Thomas Paine: Rightfully apart of American Literature

Essay by pandagolf77College, Undergraduate June 2008

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Although coming from humble beginnings, Thomas Paine became a key figure in motivating the colonials to fight for Independence from England. Thomas Paine was born in England in 1737 and was thirty-seven when he immigrated to Philadelphia from Great Brittan. Once in Philadelphia he started out as a journalist and found that advancing himself was an easy. While being a journalist he also was a spokesman against slavery and then was the anonymous author of Common Sense, which was the first pamphlet published in the new colonies inseminating the need to fight for Independence from England. Common Sense was the most influential and popular book of its time grossing a half a million copies sold just in the Colonies itself. He followed the success of Common Sense with a series of pamphlets called Crisis. Even after his success with Common Sense and it vastly recognized and accepted the pamphlets called Crisis were also very inspiring to people during that time.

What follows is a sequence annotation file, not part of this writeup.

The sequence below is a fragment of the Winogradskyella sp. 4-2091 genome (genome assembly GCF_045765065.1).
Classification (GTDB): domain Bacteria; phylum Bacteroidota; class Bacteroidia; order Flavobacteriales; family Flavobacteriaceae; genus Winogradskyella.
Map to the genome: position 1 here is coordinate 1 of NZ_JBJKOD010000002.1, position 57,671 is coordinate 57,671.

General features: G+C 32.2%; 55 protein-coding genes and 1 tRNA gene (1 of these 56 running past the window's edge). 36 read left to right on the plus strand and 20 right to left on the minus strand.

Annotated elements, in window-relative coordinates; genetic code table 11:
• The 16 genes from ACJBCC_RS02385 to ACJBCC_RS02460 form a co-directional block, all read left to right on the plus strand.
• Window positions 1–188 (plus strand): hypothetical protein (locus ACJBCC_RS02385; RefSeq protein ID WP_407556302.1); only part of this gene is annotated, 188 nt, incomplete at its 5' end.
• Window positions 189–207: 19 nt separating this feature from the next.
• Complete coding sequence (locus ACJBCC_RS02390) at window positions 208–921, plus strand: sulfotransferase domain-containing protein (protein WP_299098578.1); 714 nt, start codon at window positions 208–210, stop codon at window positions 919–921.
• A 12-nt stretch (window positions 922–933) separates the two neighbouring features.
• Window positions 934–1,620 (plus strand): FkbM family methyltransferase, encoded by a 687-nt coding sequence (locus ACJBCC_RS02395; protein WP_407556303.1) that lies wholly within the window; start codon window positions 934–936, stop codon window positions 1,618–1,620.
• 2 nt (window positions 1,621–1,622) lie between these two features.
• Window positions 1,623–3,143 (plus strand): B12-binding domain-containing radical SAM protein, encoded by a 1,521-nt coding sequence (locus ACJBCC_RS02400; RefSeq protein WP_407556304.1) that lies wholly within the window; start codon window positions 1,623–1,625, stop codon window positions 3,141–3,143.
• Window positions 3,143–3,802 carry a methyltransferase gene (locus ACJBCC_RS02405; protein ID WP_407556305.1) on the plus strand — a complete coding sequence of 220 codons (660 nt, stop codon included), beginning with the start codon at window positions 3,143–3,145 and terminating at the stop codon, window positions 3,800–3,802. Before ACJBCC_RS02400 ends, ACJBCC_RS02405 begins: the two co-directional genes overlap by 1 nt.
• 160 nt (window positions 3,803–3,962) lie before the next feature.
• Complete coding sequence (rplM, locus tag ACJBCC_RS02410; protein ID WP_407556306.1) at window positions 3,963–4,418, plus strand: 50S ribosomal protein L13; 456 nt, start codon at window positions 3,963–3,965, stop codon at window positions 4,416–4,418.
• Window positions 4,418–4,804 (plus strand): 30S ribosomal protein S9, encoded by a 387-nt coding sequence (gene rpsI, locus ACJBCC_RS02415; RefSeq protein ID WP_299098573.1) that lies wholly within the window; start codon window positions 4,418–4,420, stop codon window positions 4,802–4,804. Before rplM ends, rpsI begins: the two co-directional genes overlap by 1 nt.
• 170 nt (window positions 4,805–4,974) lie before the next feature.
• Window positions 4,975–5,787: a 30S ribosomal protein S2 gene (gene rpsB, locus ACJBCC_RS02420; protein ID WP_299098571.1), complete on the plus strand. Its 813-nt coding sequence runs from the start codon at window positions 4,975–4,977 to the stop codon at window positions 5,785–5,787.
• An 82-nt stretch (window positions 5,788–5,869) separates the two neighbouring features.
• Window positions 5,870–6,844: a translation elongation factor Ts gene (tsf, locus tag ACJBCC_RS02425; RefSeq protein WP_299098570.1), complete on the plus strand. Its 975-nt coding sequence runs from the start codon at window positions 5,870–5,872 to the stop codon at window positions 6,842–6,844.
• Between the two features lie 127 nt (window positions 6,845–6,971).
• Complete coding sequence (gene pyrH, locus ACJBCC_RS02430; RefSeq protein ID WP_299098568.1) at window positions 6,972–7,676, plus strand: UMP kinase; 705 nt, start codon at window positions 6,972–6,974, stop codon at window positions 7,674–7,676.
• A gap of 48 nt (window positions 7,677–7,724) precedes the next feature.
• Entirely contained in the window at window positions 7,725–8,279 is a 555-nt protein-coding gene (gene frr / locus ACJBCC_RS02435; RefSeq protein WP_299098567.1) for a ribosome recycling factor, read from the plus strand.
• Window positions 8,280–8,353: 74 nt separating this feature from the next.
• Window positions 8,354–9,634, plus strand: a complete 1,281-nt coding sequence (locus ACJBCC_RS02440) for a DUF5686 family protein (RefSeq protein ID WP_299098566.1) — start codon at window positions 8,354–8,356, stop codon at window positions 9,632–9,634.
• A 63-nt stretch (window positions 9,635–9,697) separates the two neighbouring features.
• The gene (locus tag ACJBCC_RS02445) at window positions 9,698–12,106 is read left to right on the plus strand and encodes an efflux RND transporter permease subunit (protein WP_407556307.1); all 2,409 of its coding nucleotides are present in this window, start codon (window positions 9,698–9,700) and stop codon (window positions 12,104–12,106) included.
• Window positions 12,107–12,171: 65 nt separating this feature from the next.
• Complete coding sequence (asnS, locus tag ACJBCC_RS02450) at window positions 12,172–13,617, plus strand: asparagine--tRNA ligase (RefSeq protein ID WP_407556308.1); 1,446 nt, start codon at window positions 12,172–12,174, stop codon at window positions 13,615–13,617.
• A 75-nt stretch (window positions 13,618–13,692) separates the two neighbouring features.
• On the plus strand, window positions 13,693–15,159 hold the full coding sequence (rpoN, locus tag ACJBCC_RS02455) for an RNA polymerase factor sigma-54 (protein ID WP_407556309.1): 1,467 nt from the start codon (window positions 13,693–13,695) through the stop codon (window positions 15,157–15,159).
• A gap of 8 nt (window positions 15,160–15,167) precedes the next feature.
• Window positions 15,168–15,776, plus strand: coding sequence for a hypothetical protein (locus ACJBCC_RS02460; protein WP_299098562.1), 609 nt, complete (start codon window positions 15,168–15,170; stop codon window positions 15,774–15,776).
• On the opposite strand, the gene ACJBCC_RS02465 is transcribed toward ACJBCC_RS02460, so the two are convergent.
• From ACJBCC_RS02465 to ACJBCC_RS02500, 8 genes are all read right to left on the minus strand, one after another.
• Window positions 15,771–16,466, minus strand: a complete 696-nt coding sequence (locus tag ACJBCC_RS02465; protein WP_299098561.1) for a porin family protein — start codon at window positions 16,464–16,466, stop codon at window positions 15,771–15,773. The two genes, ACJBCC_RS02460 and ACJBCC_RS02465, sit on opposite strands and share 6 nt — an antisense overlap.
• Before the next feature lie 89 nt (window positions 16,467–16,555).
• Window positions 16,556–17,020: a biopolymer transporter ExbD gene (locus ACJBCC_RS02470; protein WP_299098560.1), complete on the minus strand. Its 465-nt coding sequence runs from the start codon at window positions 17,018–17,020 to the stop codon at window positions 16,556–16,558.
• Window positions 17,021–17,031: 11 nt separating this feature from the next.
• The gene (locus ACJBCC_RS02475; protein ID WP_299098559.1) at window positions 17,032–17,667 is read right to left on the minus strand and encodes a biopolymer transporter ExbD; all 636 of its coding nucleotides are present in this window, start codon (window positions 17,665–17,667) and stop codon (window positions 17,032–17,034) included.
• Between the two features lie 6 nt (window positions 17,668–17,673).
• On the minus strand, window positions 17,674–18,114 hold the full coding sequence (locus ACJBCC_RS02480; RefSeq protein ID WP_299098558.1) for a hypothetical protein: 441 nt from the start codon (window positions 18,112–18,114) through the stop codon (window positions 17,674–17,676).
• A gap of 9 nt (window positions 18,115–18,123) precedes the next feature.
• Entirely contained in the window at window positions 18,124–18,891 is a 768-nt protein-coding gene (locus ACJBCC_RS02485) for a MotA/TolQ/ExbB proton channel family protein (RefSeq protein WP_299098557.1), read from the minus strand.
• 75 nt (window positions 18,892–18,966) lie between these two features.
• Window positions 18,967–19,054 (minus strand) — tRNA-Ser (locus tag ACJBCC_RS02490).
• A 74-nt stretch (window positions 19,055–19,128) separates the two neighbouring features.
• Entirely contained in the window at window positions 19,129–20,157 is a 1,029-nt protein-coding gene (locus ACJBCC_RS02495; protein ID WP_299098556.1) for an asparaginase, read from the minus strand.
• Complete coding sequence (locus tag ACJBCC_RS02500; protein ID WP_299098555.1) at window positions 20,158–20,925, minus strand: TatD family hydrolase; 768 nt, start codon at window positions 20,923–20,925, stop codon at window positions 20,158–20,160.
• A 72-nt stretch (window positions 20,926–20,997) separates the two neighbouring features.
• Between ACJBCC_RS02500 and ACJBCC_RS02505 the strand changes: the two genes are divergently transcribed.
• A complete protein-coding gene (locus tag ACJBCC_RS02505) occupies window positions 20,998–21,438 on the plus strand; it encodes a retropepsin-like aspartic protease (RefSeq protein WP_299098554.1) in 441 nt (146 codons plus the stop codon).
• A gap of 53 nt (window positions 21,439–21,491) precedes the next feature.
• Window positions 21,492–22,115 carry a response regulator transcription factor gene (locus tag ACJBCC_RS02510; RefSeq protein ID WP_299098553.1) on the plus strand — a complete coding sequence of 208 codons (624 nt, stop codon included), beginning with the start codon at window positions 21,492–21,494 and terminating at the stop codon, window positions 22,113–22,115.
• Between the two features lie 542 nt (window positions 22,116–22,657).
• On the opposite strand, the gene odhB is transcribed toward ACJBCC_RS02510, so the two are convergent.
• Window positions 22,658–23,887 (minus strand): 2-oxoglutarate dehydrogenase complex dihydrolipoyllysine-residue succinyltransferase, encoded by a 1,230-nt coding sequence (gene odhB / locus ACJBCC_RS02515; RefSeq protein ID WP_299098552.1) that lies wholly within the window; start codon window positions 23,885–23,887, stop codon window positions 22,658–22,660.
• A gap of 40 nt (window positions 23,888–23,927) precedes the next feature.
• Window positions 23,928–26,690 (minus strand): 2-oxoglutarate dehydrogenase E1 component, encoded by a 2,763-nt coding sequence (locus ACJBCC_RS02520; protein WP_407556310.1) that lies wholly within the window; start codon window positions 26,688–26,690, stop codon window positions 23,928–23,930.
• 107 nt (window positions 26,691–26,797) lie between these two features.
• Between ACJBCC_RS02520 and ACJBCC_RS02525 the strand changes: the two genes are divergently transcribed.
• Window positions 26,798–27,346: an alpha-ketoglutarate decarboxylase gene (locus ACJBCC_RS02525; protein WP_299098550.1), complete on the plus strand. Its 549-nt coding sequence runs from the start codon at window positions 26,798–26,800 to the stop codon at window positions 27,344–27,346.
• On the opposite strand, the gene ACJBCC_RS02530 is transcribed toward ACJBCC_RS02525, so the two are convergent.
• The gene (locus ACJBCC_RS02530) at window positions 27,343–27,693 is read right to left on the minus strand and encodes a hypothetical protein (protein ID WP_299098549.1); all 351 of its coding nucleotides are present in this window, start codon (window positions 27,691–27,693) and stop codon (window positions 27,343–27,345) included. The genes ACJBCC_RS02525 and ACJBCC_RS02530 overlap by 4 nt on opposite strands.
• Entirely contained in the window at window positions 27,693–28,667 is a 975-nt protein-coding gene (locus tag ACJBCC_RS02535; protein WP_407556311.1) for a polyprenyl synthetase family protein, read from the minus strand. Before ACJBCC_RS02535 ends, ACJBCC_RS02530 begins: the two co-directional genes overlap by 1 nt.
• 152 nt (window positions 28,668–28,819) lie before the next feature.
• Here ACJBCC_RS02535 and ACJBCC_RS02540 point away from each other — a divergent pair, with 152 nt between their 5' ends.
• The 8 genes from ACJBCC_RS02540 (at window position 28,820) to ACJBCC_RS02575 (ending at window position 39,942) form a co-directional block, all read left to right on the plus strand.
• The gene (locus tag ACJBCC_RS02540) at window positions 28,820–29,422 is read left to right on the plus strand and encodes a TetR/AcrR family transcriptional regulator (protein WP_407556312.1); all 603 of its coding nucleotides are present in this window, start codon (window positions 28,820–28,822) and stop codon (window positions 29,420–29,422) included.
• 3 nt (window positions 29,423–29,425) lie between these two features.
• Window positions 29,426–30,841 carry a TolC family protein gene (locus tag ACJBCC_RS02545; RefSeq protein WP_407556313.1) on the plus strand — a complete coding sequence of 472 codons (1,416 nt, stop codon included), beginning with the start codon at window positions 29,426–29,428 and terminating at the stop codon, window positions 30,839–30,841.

"The first Crisis paper ("These are the times that try men's souls") was read to Washington's troops at Trenton and did much to shore up the spirits of the Revolutionary soldiers" (Franklin, 630).

"Most of the leaders of the Revolution and a majority of modern scholars point to Thomas Paine's Common Sense as the work that played the pivotal role in winning over the American people to the idea of independence" (Hoffman, 374). "Without the pen of Paine," said John Adams, "the sword of Washington would have been wielded in vain" (Fischer, 1). With that quote from one of our founding fathers and past presidents it's easy to see why Thomas Paine was a truly important historical figure in Americas early history.

Paine took a more practical approach to the book Common Sense "explaining why monarchies and hereditary succession were...